POP: Roundup Ready Wheat Testing
Res #: POP 4-03A
Responses Received: No
Point of Privilege Resolution No. 4-03A
WHEREAS, SARM has 2 previously passed resolutions opposing the registration and release of GM transgenic wheat and cereal crops; and
WHEREAS, in July 2002, Monsanto filed for health approval in Canada, then in December 2002, filed for regulatory approval in Canada and the United States to release its Roundup Ready wheat on an unconfined basis for feed use and commercial production; and
WHEREAS, wheat does spread its pollen, despite its mostly self-pollinating nature, and that the pollen then does drift by wind, insect and other activity; which results in genetic out-crossing to other wheat and similar species of plants; and
WHEREAS, initial research data in Saskatchewan has demonstrated conclusively that wheat pollen drifts to 27 metres and supplementary information indicates as far as 80 metres; and
WHEREAS, the isolation perimeter zone surrounding Roundup Ready wheat confined field test plots is set at only 30 metres, according to the protocols established for the variety registration trails within the framework of the Prairie Registration Recommending Committee for Grain (PRRCG); and
WHEREAS, there are many more field test plots of Roundup Ready wheat in Saskatchewan, besides the few done for the PRRCG variety registration purposes, for which it is not known what, if any, isolation perimeter zones are established; and
WHEREAS, without substantially increasing any isolation perimeters to allow for the still unknown overall potential out-crossing of wheat, there is already an open possibility that the Roundup Ready gene could be escaping beyond the confines that are currently established; and
WHEREAS, the exact locations of Roundup Ready field test plots is a closely guarded secret known only to Monsanto, Agriculture & Agri-Food Canada (AAFC), Food Inspection Agency (CFIA), and to Saskatchewan Agriculture, Food & Rural Revitalization’s (SAFRR) Provincial Oilseed and Transgenic Crops Specialist; and
WHEREAS, rural municipalities and individual landowners/ratepayers are not notified when and where Roundup Ready wheat test plots are located;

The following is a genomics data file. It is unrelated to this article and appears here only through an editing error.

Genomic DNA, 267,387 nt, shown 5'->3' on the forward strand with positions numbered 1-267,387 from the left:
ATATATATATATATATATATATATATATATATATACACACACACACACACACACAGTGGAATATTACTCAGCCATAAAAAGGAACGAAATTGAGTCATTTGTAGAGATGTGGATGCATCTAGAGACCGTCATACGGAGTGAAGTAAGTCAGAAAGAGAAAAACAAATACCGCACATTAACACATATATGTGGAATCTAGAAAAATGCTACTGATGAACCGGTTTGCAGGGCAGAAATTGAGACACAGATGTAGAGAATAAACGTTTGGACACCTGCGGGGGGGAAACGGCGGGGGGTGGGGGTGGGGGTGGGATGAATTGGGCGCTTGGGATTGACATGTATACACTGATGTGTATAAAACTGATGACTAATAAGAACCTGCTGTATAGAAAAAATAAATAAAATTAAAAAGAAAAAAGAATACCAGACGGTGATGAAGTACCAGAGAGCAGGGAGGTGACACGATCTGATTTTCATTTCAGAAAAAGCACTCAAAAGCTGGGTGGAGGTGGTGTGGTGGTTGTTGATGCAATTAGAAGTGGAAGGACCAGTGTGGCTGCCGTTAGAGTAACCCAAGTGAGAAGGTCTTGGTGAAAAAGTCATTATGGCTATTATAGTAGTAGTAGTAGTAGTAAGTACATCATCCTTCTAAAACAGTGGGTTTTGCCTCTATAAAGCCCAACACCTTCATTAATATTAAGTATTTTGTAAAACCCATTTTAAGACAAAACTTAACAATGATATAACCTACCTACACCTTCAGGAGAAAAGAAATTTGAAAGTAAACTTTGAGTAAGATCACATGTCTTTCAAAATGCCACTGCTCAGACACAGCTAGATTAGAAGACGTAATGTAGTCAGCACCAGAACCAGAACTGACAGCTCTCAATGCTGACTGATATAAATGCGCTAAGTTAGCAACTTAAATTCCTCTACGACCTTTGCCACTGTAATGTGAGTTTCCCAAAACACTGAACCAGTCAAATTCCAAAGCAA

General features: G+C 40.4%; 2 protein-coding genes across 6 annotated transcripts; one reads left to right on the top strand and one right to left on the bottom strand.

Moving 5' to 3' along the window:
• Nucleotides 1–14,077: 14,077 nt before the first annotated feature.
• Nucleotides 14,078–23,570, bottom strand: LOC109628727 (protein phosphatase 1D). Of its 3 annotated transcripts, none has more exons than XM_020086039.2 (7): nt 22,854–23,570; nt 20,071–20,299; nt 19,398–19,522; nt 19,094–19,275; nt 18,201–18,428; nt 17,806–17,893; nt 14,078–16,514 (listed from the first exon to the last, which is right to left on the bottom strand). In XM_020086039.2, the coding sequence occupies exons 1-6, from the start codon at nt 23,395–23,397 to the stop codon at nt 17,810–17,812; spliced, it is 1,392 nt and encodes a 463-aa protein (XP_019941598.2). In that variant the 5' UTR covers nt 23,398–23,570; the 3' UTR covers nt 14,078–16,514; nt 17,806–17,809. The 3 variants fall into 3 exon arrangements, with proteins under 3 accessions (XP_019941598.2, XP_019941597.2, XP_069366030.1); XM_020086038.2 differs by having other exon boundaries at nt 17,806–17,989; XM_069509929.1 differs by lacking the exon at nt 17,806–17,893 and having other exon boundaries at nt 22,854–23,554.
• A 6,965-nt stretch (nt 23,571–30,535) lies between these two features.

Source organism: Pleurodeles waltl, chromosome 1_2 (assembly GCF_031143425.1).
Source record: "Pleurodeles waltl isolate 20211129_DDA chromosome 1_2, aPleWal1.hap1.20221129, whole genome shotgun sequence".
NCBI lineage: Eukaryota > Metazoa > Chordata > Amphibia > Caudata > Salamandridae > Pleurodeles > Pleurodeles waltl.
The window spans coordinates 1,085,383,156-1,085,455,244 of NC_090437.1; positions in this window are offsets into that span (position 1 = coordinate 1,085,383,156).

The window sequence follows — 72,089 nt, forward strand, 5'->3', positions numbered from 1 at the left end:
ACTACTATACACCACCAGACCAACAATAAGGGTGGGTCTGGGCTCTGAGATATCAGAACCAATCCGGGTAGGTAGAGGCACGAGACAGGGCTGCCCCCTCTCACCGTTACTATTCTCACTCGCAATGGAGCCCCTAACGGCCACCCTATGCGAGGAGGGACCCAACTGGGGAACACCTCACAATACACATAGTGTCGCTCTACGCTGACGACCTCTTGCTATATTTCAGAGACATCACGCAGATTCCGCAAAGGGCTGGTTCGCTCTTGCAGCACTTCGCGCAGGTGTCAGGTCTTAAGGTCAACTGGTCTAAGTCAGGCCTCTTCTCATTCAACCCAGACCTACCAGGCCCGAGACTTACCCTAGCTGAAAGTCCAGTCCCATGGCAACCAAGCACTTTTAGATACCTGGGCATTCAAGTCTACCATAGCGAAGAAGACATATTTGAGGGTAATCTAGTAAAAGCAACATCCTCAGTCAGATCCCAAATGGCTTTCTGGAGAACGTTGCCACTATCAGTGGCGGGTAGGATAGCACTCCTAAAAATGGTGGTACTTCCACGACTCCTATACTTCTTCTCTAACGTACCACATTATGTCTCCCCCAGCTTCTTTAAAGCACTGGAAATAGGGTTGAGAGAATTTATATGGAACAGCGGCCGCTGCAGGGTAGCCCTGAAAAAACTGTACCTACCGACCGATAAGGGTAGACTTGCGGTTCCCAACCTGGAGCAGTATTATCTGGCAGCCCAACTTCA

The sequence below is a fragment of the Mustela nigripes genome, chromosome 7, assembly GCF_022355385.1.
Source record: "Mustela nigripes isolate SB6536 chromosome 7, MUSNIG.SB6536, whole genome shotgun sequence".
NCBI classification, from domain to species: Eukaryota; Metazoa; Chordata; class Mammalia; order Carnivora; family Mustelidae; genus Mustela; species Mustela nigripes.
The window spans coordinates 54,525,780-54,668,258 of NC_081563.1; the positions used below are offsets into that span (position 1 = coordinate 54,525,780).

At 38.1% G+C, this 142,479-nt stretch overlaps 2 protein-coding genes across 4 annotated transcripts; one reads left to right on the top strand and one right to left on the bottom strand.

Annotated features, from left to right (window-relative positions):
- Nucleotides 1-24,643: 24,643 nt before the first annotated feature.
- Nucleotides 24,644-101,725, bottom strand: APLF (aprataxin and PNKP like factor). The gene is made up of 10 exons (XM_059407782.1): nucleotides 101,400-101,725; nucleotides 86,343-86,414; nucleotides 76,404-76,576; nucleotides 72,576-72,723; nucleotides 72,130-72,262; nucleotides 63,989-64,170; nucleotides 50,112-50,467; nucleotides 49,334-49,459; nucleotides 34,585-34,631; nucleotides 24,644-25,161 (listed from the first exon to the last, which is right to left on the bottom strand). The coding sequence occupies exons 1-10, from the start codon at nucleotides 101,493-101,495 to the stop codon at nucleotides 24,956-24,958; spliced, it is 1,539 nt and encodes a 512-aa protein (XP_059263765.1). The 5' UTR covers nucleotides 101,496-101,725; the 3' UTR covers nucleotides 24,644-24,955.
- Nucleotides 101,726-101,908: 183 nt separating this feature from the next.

THEREFORE BE IT RESOLVED, that SARM lobby AAFC/CFIA and SAFRR to disclose the locations of all field test plots of Roundup Ready wheat in Saskatchewan and to give prior notification to SARM, rural municipalities and landowners of the intent to set up such test plots; and
BE IT FURTHER RESOLVED, that in order to safeguard the genetic purity of non-GM wheat, SARM lobby AAFC/CFIA to stop further confined testing of Roundup Ready wheat until it is known to what extent genetic out-crossing (cross-pollination) of wheat and related species is possible.
Response from the Honourable Clay Serby, Minister of Agriculture, Food and Rural Revitalization:
Exact trial locations of the field test plots of Roundup Ready wheat are considered Confidential Business Information by the CFIA, and as such are not disclosed to the public. Furthermore, SAFRR staff are not privy to the exact locations of confined trials planted in Saskatchewan.
With respect to safeguarding the purity of non-GM wheat, SAFFR supports the Canadian Wheat Board's position on delaying the registration of transgenic wheat until several conditions are met. These include, among other things, a functioning identity preservation system, identified end use markets, and risk/benefit analysis prior to unconfined release.
Response from the Honorable Lyle Vanclief, Minister of Agriculture and Agri-Food Canada:
To address your resolution regarding wheat derived through biotechnology, I want to assure you that Canada has one of the safest food systems in the world and that sound science is the basis of the federal government's health, safety and environmental assessments of new products. As with any new product of bio-technology, biotechnology-derived wheat will be subjected to a thorough safety assessment before the Canadian Food Inspection Agency (CFIA) authorizes its unconfined environmental release. No wheat with new traits will be approved until the proponent has completely satisfied all regulatory requirements and has provided the CFIA with sufficient evidence that the crop will not pose a significant risk to the environment.